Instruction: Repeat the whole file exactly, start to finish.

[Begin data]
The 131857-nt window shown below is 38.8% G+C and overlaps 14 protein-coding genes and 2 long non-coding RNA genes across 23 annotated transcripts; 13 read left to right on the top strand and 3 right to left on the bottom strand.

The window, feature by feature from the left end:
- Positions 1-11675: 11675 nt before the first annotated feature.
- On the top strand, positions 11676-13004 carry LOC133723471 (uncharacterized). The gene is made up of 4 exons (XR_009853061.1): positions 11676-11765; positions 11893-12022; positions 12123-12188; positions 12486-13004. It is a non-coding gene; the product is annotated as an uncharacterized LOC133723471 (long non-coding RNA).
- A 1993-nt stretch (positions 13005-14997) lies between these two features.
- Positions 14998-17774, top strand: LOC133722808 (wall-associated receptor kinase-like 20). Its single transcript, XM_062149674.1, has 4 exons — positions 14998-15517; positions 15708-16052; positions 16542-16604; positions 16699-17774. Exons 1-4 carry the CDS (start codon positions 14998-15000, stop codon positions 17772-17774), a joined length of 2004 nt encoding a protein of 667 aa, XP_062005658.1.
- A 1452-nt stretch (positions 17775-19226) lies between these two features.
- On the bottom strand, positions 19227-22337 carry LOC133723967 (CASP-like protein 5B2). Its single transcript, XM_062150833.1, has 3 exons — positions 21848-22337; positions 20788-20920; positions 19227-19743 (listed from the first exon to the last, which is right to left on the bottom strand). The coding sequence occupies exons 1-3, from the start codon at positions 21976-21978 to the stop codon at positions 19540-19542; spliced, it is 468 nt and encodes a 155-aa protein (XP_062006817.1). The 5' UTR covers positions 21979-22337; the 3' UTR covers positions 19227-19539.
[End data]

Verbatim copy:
The 131857-nt window shown below is 38.8% G+C and overlaps 14 protein-coding genes and 2 long non-coding RNA genes across 23 annotated transcripts; 13 read left to right on the top strand and 3 right to left on the bottom strand.

The window, feature by feature from the left end:
- Positions 1-11675: 11675 nt before the first annotated feature.
- On the top strand, positions 11676-13004 carry LOC133723471 (uncharacterized). The gene is made up of 4 exons (XR_009853061.1): positions 11676-11765; positions 11893-12022; positions 12123-12188; positions 12486-13004. It is a non-coding gene; the product is annotated as an uncharacterized LOC133723471 (long non-coding RNA).
- A 1993-nt stretch (positions 13005-14997) lies between these two features.
- Positions 14998-17774, top strand: LOC133722808 (wall-associated receptor kinase-like 20). Its single transcript, XM_062149674.1, has 4 exons — positions 14998-15517; positions 15708-16052; positions 16542-16604; positions 16699-17774. Exons 1-4 carry the CDS (start codon positions 14998-15000, stop codon positions 17772-17774), a joined length of 2004 nt encoding a protein of 667 aa, XP_062005658.1.
- A 1452-nt stretch (positions 17775-19226) lies between these two features.
- On the bottom strand, positions 19227-22337 carry LOC133723967 (CASP-like protein 5B2). Its single transcript, XM_062150833.1, has 3 exons — positions 21848-22337; positions 20788-20920; positions 19227-19743 (listed from the first exon to the last, which is right to left on the bottom strand). The coding sequence occupies exons 1-3, from the start codon at positions 21976-21978 to the stop codon at positions 19540-19542; spliced, it is 468 nt and encodes a 155-aa protein (XP_062006817.1). The 5' UTR covers positions 21979-22337; the 3' UTR covers positions 19227-19539.